Today I turned sixty-eight. As I age, I tend to reflect on the more important moments I have experienced and people I have been blessed to encounter in my life. Early in my career I remember hearing a speaker say:
“You will be the same person in five years as you are today except for the people you meet and the books you read.”
In today’s world, the “book part” has greatly expanded to TED Talks, blogs, speeches, etc. As a result, I have modified the books you read part to be the profound concepts that have affected your life.
As I look back, here are five of those Profound Concepts:
Mathematics (and by extension, Technology)
Math and technology can be used to solve the real and important life problems for individuals and families, not just businesses. Math in college focused on physical problems. My graduate school experience focused on the quant side of business. I later saw that those same methods powerfully translated to the personal side of life as well. Technology has permitted the application of that math on a scale I could never have imagined. This tandem quickly became a driving force in my professional life.
This is more powerful than transactional thinking. In 1980, I was working on a new professional designation and the first course was a general overview of financial planning. The author presented the case for a totally new concept that “individuals and families benefit most when they view financial decision-making holistically rather than transactionally.”
Internists have understood that about the human body for many years. This concept may seem obvious today, but there was no way to do holistic planning in 1980. Personal computers would not be available for two more years and the first versions was extremely limited.
This may be the most important contribution to financial thinking and analysis in my lifetime. In 1987, one of my colleagues shared the proceedings book from a Chartered Financial Analyst conference. This was my first exposure to the work of Daniel Kahneman and Amos Tversky. Sadly, Tversky died from prostate cancer in 1996. Kahneman received the 2002 Nobel Prize in Economics for the work described in that proceedings book, which we used to build our risk tolerance instrument for clients.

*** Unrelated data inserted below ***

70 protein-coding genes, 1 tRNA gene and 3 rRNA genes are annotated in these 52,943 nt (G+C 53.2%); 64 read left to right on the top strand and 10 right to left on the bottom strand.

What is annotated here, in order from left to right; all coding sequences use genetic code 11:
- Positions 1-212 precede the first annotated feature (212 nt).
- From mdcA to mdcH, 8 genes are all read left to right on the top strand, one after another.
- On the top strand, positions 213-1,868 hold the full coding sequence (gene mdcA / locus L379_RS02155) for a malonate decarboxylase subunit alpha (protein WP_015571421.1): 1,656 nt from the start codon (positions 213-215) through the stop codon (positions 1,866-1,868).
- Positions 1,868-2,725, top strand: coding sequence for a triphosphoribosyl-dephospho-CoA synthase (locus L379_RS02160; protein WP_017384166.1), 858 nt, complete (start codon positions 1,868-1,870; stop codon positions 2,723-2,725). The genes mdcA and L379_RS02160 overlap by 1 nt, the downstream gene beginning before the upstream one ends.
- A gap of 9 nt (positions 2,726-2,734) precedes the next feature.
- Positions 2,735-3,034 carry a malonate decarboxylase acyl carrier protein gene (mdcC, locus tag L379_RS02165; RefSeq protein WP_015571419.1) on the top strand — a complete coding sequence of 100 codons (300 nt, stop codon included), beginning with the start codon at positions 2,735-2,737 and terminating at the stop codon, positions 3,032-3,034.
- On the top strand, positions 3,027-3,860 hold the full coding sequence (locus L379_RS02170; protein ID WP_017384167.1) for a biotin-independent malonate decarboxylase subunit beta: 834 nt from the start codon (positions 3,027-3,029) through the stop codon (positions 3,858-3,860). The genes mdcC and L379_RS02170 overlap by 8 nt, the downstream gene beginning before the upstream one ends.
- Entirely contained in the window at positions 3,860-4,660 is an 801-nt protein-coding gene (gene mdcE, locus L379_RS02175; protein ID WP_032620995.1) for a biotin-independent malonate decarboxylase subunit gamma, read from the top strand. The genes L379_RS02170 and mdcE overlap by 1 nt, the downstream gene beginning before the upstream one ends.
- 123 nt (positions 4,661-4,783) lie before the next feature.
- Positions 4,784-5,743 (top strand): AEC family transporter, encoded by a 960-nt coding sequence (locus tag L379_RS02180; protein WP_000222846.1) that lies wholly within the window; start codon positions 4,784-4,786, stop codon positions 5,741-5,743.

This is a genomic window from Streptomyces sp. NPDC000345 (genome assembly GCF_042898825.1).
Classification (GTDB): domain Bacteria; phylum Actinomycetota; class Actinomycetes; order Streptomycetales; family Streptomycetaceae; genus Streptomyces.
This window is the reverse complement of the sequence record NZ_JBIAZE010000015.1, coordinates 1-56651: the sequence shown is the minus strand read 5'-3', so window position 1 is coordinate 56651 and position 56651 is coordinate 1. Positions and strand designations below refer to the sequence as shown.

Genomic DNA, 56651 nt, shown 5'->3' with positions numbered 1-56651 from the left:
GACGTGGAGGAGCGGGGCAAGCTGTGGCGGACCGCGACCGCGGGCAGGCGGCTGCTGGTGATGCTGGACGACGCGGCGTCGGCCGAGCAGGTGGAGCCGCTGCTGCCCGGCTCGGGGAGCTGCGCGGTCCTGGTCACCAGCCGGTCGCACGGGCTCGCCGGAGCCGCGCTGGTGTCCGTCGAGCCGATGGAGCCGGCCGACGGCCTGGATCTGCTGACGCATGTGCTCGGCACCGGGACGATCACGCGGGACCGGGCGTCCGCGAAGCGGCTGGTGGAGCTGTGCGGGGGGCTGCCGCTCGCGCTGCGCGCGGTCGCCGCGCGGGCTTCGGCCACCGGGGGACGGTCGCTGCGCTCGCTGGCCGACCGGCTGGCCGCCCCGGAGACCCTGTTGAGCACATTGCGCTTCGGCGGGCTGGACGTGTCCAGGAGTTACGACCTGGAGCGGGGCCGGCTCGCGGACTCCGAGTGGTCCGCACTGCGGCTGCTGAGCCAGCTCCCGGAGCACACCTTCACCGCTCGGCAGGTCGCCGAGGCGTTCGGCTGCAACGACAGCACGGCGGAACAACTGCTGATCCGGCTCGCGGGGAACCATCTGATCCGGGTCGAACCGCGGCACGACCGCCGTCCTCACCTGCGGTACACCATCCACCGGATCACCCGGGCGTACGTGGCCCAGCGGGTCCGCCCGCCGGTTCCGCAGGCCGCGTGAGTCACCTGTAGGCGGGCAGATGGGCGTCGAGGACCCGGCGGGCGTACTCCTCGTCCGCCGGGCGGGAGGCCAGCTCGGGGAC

Modern Portfolio Theory (MPT)
MPT helped extract portfolio design out of the dark ages of sales and voodoo economics. In 1990, Harry Markowitz won the Nobel Prize in Economics for his 1952 dissertation on portfolio optimization. Soon after, a program became available that permitted us to employ his concepts in the real world. As computer-processing power improved, we were able to optimize all client portfolios. This made a huge difference in the transparency of the risk level in their portfolios and their ability to weather the volatile periods we have experienced in the past thirty years.
The Duty of a Fiduciary
This is paramount in giving sound advice about issues and problems where the ultimate outcome may not be known for half a century. There are some decisions that are short-term in nature. For example, if you take a specific action, it could lower this year’s tax liability. Yet there are many decisions where the results may not be known for twenty, thirty or even fifty years.
The commission-based world is highly incentivized to push customers to engage in a transaction – now. Yet, the promises made may just be the fluff needed to make the sale. The ultimate outcome gets little, if any, thought or analysis. I feel fortunate to have spent the bulk of my professional career on the fiduciary side of the table.
While this is not an exhaustive list, it covers the high points of the profound concepts that have made a difference in my professional life. What are yours? Each of us have them.
It’s important to pass them on to the generations to come. I want my children and grandchildren to find purpose in their lives. Purpose can come from a winding path over many years. It is not always a Eureka moment. I think this is most likely to happen when they spend their lives with thoughtful, considerate people and focus on the profound concepts in life.
If we can be of help, email or call if you want to set up a Zoom meeting or talk by phone.
Rick Adkins, CFP®, ChFC, MBA
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